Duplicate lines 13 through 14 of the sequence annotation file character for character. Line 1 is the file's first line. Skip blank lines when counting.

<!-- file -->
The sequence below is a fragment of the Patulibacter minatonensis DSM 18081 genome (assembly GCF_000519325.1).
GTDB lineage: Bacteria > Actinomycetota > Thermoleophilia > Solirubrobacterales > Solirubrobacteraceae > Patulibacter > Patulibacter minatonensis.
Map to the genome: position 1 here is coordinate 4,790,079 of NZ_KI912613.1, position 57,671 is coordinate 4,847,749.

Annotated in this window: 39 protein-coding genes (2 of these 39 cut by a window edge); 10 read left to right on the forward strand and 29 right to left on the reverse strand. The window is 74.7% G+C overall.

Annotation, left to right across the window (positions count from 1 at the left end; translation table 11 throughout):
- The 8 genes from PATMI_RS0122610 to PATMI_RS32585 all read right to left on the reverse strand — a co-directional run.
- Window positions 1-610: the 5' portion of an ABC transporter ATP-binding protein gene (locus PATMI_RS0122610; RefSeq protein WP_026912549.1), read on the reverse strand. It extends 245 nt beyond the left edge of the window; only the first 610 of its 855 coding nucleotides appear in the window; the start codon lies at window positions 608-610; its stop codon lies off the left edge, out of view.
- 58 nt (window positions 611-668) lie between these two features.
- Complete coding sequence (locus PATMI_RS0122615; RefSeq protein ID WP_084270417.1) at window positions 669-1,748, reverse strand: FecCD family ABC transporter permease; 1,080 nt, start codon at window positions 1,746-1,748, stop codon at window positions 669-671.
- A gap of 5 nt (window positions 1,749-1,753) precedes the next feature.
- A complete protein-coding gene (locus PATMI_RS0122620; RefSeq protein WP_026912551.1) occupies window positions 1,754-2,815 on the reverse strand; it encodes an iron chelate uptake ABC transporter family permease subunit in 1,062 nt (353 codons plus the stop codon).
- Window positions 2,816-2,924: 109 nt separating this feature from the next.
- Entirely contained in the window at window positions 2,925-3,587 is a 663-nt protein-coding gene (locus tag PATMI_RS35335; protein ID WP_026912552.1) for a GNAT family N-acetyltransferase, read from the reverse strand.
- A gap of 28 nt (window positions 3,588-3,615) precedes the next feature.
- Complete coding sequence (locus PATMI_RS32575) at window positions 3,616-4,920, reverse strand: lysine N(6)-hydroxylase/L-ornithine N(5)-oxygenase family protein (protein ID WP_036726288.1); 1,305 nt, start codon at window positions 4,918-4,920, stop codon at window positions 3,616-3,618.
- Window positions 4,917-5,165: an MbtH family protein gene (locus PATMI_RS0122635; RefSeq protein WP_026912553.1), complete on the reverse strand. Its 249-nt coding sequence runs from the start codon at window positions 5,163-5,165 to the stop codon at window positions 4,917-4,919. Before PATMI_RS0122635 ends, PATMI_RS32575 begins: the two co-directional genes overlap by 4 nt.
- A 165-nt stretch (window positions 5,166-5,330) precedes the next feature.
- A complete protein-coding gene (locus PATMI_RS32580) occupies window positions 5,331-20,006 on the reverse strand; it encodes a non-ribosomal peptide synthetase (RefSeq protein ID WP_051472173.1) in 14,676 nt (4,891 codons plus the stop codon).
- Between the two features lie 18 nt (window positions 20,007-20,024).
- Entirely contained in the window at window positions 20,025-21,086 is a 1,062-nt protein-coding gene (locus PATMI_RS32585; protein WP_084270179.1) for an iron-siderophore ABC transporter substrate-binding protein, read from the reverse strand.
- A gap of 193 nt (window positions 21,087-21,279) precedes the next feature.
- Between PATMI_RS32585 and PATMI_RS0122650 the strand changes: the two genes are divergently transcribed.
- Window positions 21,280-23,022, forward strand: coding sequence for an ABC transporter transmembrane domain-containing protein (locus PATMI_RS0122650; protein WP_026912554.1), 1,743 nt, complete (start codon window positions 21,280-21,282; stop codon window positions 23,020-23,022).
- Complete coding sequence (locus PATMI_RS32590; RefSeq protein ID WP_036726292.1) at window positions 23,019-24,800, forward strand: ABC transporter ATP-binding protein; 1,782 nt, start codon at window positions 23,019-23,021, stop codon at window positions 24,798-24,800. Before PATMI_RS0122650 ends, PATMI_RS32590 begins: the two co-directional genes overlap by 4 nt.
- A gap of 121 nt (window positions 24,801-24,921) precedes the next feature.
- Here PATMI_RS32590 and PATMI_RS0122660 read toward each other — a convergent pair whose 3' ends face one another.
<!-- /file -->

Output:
- Entirely contained in the window at window positions 2,925-3,587 is a 663-nt protein-coding gene (locus tag PATMI_RS35335; protein ID WP_026912552.1) for a GNAT family N-acetyltransferase, read from the reverse strand.
- A gap of 28 nt (window positions 3,588-3,615) precedes the next feature.